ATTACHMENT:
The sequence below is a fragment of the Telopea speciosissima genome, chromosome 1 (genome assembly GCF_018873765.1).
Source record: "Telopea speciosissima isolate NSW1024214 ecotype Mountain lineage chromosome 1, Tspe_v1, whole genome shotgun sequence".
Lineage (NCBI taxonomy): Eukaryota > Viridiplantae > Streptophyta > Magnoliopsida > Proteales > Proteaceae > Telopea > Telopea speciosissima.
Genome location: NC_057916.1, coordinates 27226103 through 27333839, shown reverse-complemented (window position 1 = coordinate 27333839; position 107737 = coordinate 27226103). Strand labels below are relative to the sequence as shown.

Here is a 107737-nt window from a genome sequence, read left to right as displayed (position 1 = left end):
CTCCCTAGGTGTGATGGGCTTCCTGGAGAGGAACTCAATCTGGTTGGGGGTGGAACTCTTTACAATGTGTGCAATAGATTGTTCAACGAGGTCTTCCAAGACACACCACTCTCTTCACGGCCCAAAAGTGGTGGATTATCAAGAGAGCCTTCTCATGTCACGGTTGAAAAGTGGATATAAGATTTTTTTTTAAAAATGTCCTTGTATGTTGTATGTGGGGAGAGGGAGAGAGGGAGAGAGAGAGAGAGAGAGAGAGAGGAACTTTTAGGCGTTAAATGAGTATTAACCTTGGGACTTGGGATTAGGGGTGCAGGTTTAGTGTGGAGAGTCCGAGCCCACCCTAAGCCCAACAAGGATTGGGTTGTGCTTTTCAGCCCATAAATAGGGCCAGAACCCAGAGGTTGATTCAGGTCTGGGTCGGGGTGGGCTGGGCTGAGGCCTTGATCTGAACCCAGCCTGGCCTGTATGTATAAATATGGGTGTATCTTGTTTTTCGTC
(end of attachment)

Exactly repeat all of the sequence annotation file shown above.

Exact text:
The sequence below is a fragment of the Telopea speciosissima genome, chromosome 1 (genome assembly GCF_018873765.1).
Source record: "Telopea speciosissima isolate NSW1024214 ecotype Mountain lineage chromosome 1, Tspe_v1, whole genome shotgun sequence".
Lineage (NCBI taxonomy): Eukaryota > Viridiplantae > Streptophyta > Magnoliopsida > Proteales > Proteaceae > Telopea > Telopea speciosissima.
Genome location: NC_057916.1, coordinates 27226103 through 27333839, shown reverse-complemented (window position 1 = coordinate 27333839; position 107737 = coordinate 27226103). Strand labels below are relative to the sequence as shown.

Here is a 107737-nt window from a genome sequence, read left to right as displayed (position 1 = left end):
CTCCCTAGGTGTGATGGGCTTCCTGGAGAGGAACTCAATCTGGTTGGGGGTGGAACTCTTTACAATGTGTGCAATAGATTGTTCAACGAGGTCTTCCAAGACACACCACTCTCTTCACGGCCCAAAAGTGGTGGATTATCAAGAGAGCCTTCTCATGTCACGGTTGAAAAGTGGATATAAGATTTTTTTTTAAAAATGTCCTTGTATGTTGTATGTGGGGAGAGGGAGAGAGGGAGAGAGAGAGAGAGAGAGAGAGAGGAACTTTTAGGCGTTAAATGAGTATTAACCTTGGGACTTGGGATTAGGGGTGCAGGTTTAGTGTGGAGAGTCCGAGCCCACCCTAAGCCCAACAAGGATTGGGTTGTGCTTTTCAGCCCATAAATAGGGCCAGAACCCAGAGGTTGATTCAGGTCTGGGTCGGGGTGGGCTGGGCTGAGGCCTTGATCTGAACCCAGCCTGGCCTGTATGTATAAATATGGGTGTATCTTGTTTTTCGTC